Nieca Goldberg, MD, medical director of the Joan H. Tisch Center for Women’s Health and the Women’s Heart Center at Pelisyonkis Langone, has seen women’s heart health go ignored by cardiologists for much of her career. She and other cardiologists are advocating for gender equality in the research and diagnosis of heart disease.
The risks and symptoms of heart disease can be very different for men and women. Despite these differences, heart attacks have been treated as primarily a male problem for most of medical history. Women make up less than 30 percent of clinical trials for heart failure and coronary disease.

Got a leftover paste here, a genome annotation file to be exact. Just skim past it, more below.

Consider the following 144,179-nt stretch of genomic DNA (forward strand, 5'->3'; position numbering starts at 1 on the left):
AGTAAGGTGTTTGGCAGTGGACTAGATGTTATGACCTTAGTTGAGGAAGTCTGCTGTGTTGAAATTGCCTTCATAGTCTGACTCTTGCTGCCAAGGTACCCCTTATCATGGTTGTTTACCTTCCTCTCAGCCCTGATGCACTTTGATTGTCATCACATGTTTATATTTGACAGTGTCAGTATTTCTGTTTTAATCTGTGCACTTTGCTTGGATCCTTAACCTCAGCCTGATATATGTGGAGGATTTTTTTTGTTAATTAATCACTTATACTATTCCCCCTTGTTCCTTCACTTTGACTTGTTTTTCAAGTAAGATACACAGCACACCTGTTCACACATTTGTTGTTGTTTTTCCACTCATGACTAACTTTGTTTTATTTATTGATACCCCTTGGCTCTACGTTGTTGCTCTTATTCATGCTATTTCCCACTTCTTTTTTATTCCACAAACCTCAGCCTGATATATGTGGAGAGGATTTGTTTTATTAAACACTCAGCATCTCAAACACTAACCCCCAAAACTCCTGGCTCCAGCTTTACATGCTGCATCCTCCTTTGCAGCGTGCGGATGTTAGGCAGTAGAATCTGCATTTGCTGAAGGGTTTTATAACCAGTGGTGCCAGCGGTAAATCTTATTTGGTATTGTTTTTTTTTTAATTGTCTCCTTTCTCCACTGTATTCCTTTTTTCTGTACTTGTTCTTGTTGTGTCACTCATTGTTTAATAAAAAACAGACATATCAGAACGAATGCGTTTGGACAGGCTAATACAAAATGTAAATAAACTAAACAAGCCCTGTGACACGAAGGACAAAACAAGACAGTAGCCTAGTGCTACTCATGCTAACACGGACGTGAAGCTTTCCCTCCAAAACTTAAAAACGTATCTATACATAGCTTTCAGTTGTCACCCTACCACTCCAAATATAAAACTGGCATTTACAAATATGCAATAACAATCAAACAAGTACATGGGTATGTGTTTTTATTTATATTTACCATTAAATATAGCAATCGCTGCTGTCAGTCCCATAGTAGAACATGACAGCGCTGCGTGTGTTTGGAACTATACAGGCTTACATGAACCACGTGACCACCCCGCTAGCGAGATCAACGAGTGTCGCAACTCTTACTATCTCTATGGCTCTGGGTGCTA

Dr. Goldberg tells CNN how this discrepancy can cost lives: “Because research and treatments for heart disease were historically designed for men, many women and their doctors have missed the signs and risks of heart attacks, which can be very different between the genders.”
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